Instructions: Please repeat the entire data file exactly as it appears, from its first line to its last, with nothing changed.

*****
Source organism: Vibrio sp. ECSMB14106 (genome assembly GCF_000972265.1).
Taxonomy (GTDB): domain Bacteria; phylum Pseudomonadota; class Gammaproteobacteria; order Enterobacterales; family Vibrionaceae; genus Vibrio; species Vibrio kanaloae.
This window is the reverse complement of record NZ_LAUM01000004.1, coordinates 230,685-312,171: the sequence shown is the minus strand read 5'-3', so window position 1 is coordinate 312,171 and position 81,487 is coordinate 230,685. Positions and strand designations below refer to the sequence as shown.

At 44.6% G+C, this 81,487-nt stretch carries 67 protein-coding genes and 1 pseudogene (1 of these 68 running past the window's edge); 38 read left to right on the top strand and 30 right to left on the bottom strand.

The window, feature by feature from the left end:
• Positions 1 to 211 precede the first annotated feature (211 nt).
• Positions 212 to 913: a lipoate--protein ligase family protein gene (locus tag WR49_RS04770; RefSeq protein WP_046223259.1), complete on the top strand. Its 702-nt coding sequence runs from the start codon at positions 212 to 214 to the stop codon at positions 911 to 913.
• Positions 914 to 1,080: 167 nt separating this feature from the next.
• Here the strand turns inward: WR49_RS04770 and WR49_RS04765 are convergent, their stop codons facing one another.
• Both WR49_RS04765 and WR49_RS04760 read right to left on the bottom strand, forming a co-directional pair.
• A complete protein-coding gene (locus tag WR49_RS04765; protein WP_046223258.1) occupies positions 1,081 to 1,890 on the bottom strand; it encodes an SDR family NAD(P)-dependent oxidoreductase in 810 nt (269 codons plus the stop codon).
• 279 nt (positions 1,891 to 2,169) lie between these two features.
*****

Source organism: Vibrio sp. ECSMB14106 (genome assembly GCF_000972265.1).
Taxonomy (GTDB): domain Bacteria; phylum Pseudomonadota; class Gammaproteobacteria; order Enterobacterales; family Vibrionaceae; genus Vibrio; species Vibrio kanaloae.
This window is the reverse complement of record NZ_LAUM01000004.1, coordinates 230,685-312,171: the sequence shown is the minus strand read 5'-3', so window position 1 is coordinate 312,171 and position 81,487 is coordinate 230,685. Positions and strand designations below refer to the sequence as shown.

At 44.6% G+C, this 81,487-nt stretch carries 67 protein-coding genes and 1 pseudogene (1 of these 68 running past the window's edge); 38 read left to right on the top strand and 30 right to left on the bottom strand.

The window, feature by feature from the left end:
• Positions 1 to 211 precede the first annotated feature (211 nt).
• Positions 212 to 913: a lipoate--protein ligase family protein gene (locus tag WR49_RS04770; RefSeq protein WP_046223259.1), complete on the top strand. Its 702-nt coding sequence runs from the start codon at positions 212 to 214 to the stop codon at positions 911 to 913.
• Positions 914 to 1,080: 167 nt separating this feature from the next.
• Here the strand turns inward: WR49_RS04770 and WR49_RS04765 are convergent, their stop codons facing one another.
• Both WR49_RS04765 and WR49_RS04760 read right to left on the bottom strand, forming a co-directional pair.
• A complete protein-coding gene (locus tag WR49_RS04765; protein WP_046223258.1) occupies positions 1,081 to 1,890 on the bottom strand; it encodes an SDR family NAD(P)-dependent oxidoreductase in 810 nt (269 codons plus the stop codon).
• 279 nt (positions 1,891 to 2,169) lie between these two features.